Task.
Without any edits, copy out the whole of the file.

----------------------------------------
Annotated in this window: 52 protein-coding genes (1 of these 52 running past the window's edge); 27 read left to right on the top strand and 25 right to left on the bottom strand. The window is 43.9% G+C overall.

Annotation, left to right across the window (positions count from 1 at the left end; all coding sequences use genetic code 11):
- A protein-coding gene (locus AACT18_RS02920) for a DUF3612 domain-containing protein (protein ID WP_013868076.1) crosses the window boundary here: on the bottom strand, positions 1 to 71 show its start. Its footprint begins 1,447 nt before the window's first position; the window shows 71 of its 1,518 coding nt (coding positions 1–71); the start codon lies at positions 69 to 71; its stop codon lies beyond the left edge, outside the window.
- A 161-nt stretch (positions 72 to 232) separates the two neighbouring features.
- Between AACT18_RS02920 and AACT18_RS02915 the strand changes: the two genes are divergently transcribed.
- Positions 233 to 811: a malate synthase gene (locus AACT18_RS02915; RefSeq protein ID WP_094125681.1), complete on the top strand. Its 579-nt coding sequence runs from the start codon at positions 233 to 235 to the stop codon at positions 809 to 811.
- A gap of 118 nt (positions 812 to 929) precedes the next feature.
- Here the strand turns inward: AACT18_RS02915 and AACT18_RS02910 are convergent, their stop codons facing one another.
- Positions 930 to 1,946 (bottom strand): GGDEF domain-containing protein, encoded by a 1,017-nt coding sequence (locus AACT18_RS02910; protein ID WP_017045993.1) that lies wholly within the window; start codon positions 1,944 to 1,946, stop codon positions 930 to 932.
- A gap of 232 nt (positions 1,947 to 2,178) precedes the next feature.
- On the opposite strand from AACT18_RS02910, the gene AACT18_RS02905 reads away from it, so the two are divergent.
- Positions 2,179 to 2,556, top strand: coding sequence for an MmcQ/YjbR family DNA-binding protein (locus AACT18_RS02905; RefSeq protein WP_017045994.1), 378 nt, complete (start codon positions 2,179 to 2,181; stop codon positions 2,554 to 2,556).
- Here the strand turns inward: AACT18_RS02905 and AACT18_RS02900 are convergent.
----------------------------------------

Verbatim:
Annotated in this window: 52 protein-coding genes (1 of these 52 running past the window's edge); 27 read left to right on the top strand and 25 right to left on the bottom strand. The window is 43.9% G+C overall.

Annotation, left to right across the window (positions count from 1 at the left end; all coding sequences use genetic code 11):
- A protein-coding gene (locus AACT18_RS02920) for a DUF3612 domain-containing protein (protein ID WP_013868076.1) crosses the window boundary here: on the bottom strand, positions 1 to 71 show its start. Its footprint begins 1,447 nt before the window's first position; the window shows 71 of its 1,518 coding nt (coding positions 1–71); the start codon lies at positions 69 to 71; its stop codon lies beyond the left edge, outside the window.
- A 161-nt stretch (positions 72 to 232) separates the two neighbouring features.
- Between AACT18_RS02920 and AACT18_RS02915 the strand changes: the two genes are divergently transcribed.
- Positions 233 to 811: a malate synthase gene (locus AACT18_RS02915; RefSeq protein ID WP_094125681.1), complete on the top strand. Its 579-nt coding sequence runs from the start codon at positions 233 to 235 to the stop codon at positions 809 to 811.
- A gap of 118 nt (positions 812 to 929) precedes the next feature.
- Here the strand turns inward: AACT18_RS02915 and AACT18_RS02910 are convergent, their stop codons facing one another.
- Positions 930 to 1,946 (bottom strand): GGDEF domain-containing protein, encoded by a 1,017-nt coding sequence (locus AACT18_RS02910; protein ID WP_017045993.1) that lies wholly within the window; start codon positions 1,944 to 1,946, stop codon positions 930 to 932.
- A gap of 232 nt (positions 1,947 to 2,178) precedes the next feature.
- On the opposite strand from AACT18_RS02910, the gene AACT18_RS02905 reads away from it, so the two are divergent.
- Positions 2,179 to 2,556, top strand: coding sequence for an MmcQ/YjbR family DNA-binding protein (locus AACT18_RS02905; RefSeq protein WP_017045994.1), 378 nt, complete (start codon positions 2,179 to 2,181; stop codon positions 2,554 to 2,556).
- Here the strand turns inward: AACT18_RS02905 and AACT18_RS02900 are convergent.